What’s the Best Account Security Solution? Passwords vs Passkeys
Passwords have existed for a while now, and their disadvantages keep increasing daily. One of its disadvantages is that people have to remember their passwords, and some will have to change passwords several times a week when they can’t remember the previous one. A report by Statista states that about 15% individuals have to change their passwords multiple times a week.
Furthermore, most of these passwords (former and new) are simple to guess because they include personal details that hackers can use to compromise accounts. Some of these details include the date of birth and initials. With its growing security concern, Microsoft, Apple, and Google have partnered to create an alternative to passwords called Passkeys.
Passkeys are password substitutes created to offer websites and applications a passwordless sign-in process that’s more practical and secure. Passkeys are requirement-based technological innovations that, in contrast to passwords, are immune to phishing attacks, consistently safe, and created without shared secrets. They make registering for accounts on websites and apps easier, are simple to use, and work with Apple and non-Apple devices.
Although passkeys seem like a permanent solution to password compromise and the best account security solution, it’s still new in the marketplace. This piece will briefly overview what passkeys are, passwords and passkeys’ weaknesses and differences, and lots more.
Passkeys – Overview
Passkeys leverage cryptographic techniques to verify your identification. Passkeys are algorithm-generated, cryptographically sound, and distinct. Two keys—a private and public key —are generated when you create an account using passkeys. Both are required to access the account.
Public keys are not hidden and are saved on the server. When a user wants to sign in, they will use the private key. The server knows nothing about the private key.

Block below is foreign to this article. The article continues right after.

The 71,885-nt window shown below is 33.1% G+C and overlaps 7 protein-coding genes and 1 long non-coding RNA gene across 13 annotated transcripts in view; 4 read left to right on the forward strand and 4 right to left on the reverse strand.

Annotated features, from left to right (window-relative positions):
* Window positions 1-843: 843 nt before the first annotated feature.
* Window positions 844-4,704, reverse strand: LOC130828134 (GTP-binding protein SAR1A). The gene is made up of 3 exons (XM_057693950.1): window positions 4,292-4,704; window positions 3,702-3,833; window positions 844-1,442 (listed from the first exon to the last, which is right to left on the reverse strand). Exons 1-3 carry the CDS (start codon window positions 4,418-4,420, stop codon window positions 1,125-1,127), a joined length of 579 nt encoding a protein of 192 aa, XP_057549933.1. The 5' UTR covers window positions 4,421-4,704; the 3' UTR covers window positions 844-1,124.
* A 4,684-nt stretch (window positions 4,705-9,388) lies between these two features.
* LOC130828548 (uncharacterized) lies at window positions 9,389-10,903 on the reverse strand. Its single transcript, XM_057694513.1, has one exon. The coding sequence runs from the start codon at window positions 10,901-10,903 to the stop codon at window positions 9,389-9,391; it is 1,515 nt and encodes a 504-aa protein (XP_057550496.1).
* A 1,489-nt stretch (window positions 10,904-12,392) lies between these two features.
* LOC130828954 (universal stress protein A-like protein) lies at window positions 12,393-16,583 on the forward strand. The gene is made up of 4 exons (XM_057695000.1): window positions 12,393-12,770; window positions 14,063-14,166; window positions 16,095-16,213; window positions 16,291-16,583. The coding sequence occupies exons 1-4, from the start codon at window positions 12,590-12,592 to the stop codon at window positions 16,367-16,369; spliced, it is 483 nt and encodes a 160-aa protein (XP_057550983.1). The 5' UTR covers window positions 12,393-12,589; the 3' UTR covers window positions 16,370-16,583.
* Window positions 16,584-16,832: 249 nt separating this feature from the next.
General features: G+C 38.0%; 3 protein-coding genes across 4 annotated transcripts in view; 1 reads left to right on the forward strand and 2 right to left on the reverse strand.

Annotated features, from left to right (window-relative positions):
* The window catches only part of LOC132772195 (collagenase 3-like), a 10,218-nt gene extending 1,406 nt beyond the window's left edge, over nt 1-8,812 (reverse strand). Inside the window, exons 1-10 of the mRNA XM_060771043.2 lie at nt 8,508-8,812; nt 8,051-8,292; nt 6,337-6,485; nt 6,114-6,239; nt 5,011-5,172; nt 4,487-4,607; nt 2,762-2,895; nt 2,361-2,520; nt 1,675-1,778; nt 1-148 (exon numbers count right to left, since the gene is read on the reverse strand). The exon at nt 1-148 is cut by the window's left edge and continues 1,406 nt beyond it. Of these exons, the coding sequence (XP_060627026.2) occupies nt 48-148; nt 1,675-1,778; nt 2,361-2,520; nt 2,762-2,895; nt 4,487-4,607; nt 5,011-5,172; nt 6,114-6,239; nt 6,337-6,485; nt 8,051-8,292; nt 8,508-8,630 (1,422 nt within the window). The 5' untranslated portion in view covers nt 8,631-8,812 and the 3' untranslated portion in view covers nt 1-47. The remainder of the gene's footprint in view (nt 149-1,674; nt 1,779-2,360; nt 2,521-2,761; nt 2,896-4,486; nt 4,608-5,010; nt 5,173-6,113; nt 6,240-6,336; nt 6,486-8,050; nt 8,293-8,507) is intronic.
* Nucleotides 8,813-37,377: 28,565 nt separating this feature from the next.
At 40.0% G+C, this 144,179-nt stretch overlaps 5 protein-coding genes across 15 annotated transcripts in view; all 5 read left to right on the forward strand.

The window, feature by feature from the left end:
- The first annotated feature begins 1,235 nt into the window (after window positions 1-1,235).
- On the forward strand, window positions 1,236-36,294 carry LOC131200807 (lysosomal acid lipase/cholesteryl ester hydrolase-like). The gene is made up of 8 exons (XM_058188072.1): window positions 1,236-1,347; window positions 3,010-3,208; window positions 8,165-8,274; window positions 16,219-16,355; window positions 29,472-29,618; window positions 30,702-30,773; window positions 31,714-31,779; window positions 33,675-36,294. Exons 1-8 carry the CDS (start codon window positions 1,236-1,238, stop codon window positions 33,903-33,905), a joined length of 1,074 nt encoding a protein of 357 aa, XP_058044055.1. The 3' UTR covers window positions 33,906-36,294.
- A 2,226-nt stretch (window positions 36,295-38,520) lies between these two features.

When a user logs in, the device’s biometrics (or PIN) are used to verify the user’s identity, then the private key will authenticate the user. The server does not protect public keys, and there’s no secret exchange.
Passwords are no longer ideal by any means. Multiple passwords are annoying to remember, particularly if they’re long and complex, which is how it should be to prevent a compromise.
Most of us have done this – we use one password for multiple accounts. When a cybercriminal discovers the passwords and tries using them for your other accounts, which will be successful, you might lose all you have. Also, you can save your different passwords using a password manager secured using a primary password.
It is possible to hack passwords. Consider the frequent reports of data breaches where user credentials were exposed. Individual users cannot stop these events from happening. In addition, passwords can be found via phishing attacks, in which users are deceived into handing over their login details to hackers. Furthermore, cybercriminals can employ brute force assaults to try many passwords, and accounts with vulnerable passwords are susceptible to these attacks.